Hematopoietic stem cell transplantation (HSCT) involves the intravenous infusion of autologous or allogeneic stem cells collected from bone marrow, peripheral blood, or umbilical cord blood to reestablish hematopoietic function in patients with damaged or defective bone marrow or immune systems. The HSCT used in my treatment will be autologous.
Autologous transplantation is typically used as a method of returning the patient’s own stem cells as a rescue therapy after high-dose myeloablative therapy. This is generally used in chemosensitive hematopoietic and solid tumors to eliminate malignant cells by administering higher-dose chemotherapy than could normally be tolerated by the bone marrow of the patient. The high dose chemotherapy is then followed with subsequent rescue of the host’s bone marrow with previously collected autologous stem cells. Immunosuppression is not required after autologous transplantation because the immune system that is reconstituted is that of the original host.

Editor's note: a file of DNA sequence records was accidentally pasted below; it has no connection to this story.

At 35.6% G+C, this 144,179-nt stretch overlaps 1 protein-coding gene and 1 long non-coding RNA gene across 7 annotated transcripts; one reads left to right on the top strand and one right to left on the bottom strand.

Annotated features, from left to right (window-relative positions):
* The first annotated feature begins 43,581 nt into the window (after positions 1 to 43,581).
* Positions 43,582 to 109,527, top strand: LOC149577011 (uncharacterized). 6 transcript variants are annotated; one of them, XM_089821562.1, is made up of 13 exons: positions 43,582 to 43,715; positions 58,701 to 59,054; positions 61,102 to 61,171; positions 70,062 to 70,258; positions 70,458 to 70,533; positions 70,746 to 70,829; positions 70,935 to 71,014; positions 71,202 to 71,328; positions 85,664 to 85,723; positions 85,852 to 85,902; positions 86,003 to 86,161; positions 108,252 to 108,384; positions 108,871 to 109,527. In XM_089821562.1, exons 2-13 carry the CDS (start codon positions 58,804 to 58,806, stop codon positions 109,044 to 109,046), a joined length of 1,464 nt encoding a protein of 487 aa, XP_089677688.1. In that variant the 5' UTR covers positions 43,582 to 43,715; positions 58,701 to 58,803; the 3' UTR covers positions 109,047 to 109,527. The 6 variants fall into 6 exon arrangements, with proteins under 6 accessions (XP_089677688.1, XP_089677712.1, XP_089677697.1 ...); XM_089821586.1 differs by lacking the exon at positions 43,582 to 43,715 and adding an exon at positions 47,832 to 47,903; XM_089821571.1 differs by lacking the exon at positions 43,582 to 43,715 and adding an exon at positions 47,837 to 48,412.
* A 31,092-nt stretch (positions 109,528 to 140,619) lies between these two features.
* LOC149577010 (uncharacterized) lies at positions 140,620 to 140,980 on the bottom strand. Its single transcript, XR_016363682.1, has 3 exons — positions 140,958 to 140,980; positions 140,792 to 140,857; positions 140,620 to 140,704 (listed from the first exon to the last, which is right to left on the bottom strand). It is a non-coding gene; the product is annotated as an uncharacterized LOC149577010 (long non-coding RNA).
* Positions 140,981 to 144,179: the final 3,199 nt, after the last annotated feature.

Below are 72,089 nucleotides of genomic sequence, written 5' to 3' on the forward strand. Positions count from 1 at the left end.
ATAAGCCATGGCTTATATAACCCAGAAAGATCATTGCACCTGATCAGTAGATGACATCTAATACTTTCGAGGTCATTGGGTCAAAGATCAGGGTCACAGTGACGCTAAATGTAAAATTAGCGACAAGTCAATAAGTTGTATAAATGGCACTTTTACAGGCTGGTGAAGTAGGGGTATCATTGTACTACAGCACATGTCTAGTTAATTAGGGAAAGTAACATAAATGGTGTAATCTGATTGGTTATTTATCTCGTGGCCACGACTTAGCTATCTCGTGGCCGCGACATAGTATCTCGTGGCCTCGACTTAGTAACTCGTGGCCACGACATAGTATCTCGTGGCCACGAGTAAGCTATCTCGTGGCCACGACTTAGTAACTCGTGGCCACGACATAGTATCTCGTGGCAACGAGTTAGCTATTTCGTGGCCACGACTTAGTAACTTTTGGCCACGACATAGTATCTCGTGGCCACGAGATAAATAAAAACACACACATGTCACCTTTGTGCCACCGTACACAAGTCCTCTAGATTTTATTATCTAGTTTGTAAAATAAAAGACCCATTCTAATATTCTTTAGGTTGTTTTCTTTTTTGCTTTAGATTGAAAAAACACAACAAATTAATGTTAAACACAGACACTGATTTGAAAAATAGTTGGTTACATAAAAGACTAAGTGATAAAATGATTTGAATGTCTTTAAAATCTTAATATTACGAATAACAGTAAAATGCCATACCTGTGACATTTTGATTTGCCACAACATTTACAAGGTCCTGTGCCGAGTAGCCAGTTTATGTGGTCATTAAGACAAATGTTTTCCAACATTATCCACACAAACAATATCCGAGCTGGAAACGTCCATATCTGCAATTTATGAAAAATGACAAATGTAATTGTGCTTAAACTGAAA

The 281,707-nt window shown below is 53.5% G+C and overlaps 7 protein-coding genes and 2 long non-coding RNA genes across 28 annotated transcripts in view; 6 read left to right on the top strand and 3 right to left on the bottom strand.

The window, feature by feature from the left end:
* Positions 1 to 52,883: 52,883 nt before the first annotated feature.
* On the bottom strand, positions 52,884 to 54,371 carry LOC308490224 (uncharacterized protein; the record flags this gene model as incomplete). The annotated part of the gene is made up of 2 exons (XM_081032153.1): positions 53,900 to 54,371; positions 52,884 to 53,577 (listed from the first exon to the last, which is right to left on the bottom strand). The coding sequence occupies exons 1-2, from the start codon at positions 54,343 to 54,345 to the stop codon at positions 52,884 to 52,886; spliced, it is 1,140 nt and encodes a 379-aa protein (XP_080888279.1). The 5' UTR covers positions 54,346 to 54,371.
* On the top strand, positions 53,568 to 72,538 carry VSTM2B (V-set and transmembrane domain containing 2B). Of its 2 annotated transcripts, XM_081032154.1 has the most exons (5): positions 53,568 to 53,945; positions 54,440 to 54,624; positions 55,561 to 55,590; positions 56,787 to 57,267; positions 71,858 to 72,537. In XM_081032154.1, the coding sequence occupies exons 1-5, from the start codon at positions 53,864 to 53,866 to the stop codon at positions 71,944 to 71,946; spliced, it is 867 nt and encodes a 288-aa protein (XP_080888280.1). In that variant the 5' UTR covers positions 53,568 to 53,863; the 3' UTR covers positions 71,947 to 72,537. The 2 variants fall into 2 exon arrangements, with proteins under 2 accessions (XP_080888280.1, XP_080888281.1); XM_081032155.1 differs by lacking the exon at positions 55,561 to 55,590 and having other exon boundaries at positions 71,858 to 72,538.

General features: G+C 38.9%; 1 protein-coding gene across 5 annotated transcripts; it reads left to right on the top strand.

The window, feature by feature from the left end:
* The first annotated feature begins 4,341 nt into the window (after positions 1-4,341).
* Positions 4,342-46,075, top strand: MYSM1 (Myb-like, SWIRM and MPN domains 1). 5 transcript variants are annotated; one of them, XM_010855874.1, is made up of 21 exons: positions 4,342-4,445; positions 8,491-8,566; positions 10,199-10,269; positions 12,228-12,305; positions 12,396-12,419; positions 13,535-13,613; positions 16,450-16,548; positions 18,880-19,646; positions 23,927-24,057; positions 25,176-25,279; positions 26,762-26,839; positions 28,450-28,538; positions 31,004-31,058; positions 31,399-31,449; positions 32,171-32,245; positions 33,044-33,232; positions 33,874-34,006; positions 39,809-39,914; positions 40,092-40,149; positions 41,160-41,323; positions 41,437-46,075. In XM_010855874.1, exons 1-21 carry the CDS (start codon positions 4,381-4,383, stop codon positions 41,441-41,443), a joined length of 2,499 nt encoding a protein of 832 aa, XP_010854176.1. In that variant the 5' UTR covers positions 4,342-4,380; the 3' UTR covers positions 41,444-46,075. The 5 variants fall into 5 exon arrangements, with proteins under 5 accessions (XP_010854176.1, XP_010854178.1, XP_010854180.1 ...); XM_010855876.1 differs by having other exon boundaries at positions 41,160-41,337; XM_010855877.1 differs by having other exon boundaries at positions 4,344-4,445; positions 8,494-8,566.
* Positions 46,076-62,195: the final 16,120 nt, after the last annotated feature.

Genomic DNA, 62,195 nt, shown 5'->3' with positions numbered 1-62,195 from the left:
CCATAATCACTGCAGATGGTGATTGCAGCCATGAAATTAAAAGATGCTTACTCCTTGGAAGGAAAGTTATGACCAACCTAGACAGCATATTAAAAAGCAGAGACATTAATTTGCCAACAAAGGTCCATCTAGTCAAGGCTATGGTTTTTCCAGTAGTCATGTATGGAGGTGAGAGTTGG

In the words of Dr Richard Burt, the aim of HSCT is to replace the body’s current “police force” (immune system) with a new group of officers fresh out of the academy who do what they are supposed to do and not attack normal, good citizens.